Today's post comes yet again from TheLadders.com and author Abby Locke. Our topic: Defining Career Success. While a variety of standards or benchmarks exist by which we can evaluate of professional career growth, Abby takes us a step further by making some recommendations on how we can highlight such achievements in our resume and next interview.
I found the article to be insightful and thought-provoking; and it made me reflect on my own career achievements. So take a few minutes and enjoy today's post - and most importantly, reflect on your own career achievements, so you are ready the next time someone asks you what you have accomplished in your career.
How Do You Define Career Success?By Abby Locke
Do any of these situations apply to you?
You have enjoyed steady career progression and have been unexpectedly thrust into the job market for the first time in 15 years.
A viable opportunity for internal promotion has popped up, but you will be going up against some the company's top employees.
You have reached the proverbial "glass ceiling" and want to pursue new executive opportunities.
A mentor you admire wants to introduce you to a key decision maker and a preliminary interview is scheduled.
All of these situations have one thing in common: they require you to put your best foot forward and provide proof of performance. Whether you are actively job hunting, preparing for an interview, or about to connect with a new contact, you need to be able to articulate your key strengths and unique value proposition.
If you haven't sat down and evaluated your career success in a long time, now is the time to start! One of the areas where many senior professionals fall short is in capturing strong, quantifiable and qualitative achievements relevant to their industry. For example, the success for a sales executive is going to be defined in terms of sales growth, market share expansion and strategic alliances, whereas a finance executive is going to attract attention if he/she has noteworthy achievements that relate to P&L management, ROI maximization and cost reduction.
So how do you define success in your industry? Here are a few memory-jogging questions to help you identify and chronicle high-impact achievements that can power up your resume and impress any interviewer.
1. Have you recommended a new system or process that improved efficiency or productivity?
Possible answer: Introduced innovative process improvement initiatives that automated 45 processes, shrunk operating costs by $500,000, and eliminated 100% of manual, time-consuming tasks.
2. Did your actions directly save the company money or time?
Possible answer: Identified $13.5 million savings in general and administrative expenses by conducting extensive review of corporate and field sales operations.
3. Were you responsible for reducing costs or trimming operations?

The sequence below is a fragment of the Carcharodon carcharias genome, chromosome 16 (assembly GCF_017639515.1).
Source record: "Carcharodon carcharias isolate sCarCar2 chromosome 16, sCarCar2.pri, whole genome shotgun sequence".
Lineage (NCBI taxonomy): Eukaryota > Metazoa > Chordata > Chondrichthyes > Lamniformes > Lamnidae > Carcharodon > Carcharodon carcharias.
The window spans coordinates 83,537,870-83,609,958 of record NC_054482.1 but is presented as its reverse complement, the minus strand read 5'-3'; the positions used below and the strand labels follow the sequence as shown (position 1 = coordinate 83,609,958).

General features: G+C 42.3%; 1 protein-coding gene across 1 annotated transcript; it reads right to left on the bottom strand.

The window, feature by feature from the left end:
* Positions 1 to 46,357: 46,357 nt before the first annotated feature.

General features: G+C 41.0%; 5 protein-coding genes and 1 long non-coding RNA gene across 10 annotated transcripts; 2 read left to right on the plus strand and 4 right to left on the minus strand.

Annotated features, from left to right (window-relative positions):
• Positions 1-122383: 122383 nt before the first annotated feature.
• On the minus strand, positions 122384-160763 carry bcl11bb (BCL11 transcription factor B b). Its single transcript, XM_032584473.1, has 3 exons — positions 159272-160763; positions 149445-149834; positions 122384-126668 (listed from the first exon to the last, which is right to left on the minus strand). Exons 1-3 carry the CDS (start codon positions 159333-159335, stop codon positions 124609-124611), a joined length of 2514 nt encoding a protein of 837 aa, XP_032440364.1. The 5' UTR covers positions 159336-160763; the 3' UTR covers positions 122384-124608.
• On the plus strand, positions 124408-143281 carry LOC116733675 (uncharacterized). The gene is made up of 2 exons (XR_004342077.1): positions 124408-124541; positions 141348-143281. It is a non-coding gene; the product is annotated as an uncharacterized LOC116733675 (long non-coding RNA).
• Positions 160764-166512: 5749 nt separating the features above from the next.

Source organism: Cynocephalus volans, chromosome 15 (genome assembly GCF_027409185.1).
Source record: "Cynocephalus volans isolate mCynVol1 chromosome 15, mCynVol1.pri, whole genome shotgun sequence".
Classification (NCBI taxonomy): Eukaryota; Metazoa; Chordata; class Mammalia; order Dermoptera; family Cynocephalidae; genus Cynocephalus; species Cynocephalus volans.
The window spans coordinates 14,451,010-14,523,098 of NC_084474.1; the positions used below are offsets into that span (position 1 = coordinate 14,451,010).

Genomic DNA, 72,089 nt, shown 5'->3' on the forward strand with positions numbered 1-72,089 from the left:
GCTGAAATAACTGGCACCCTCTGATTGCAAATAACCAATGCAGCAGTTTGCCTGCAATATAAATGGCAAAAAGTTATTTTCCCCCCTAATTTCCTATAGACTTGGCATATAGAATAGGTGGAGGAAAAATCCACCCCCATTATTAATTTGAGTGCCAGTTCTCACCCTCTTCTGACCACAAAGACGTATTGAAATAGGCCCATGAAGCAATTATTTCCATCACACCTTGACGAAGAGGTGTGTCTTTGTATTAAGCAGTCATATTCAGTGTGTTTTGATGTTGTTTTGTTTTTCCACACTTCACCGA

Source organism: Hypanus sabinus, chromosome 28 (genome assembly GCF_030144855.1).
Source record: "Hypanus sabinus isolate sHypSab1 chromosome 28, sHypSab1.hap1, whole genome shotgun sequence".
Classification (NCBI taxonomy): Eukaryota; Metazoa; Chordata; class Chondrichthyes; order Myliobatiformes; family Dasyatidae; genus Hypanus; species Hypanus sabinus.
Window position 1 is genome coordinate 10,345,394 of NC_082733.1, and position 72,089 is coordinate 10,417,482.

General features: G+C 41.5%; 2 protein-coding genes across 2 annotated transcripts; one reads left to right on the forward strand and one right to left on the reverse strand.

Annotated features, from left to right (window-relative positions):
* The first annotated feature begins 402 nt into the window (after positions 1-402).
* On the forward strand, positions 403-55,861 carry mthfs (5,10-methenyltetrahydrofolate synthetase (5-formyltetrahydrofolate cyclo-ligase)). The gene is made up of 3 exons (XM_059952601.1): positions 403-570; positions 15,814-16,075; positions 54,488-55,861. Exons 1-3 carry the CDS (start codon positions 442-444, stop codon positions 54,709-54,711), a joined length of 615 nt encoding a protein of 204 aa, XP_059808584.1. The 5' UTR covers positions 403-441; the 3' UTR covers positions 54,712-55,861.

Possible answer: Slashed annual HR expenditures by $18 million by eliminating duplicate costs, creating benefit efficiencies, and reducing employee training costs.
4. Did you initiate a new program that positively impacted the bottom-line?
Possible answer: Increased annual revenues 20% by introducing a "first-of-its-kind" technology program which offered customers a complete suite of IT solutions instead of a-la carte services.
5. Have you ever been involved in a startup or turnaround operation? What was the outcome?
Possible Answer: Conceived and developed a startup technology consulting firm from the ground up to over $3 million in operations in just three years.
6. Did you receive a powerful compliment or testimony from a senior leader in the company?
Possible Answer: "Trip has devised an innovative marketing philosophy that has rebranded ABC Company in the marketplace and positioned us for success. Her contribution to the team has been valuable and her expertise as a marketing guru is evident." Chief Marketing Officer, ABC Company
7. Did you generate reports or data that improved decision making?
Possible Answer: Eliminated over $80,000 in project delay costs by implementing a project monitoring system which helped senior managers make informed business decisions on asset and resource allocation.
Getting prepared to develop your career accomplishments is not always an easy task. Don't overwhelm yourself by trying to capture ten or fifteen years of accomplishments in one day - start by working with one company at a time then pull it all together. Then, you'll be prepared for your next opportunity!
Abby M. Locke is a Certified Executive Resume-Writer and Personal Brand Coach who supports senior-level finance, accounting and technology professionals in career transition. Her resume samples have been published in Nail the Resume! Great Tips for Creating Dynamic Resumes, and Same-Day Resumes.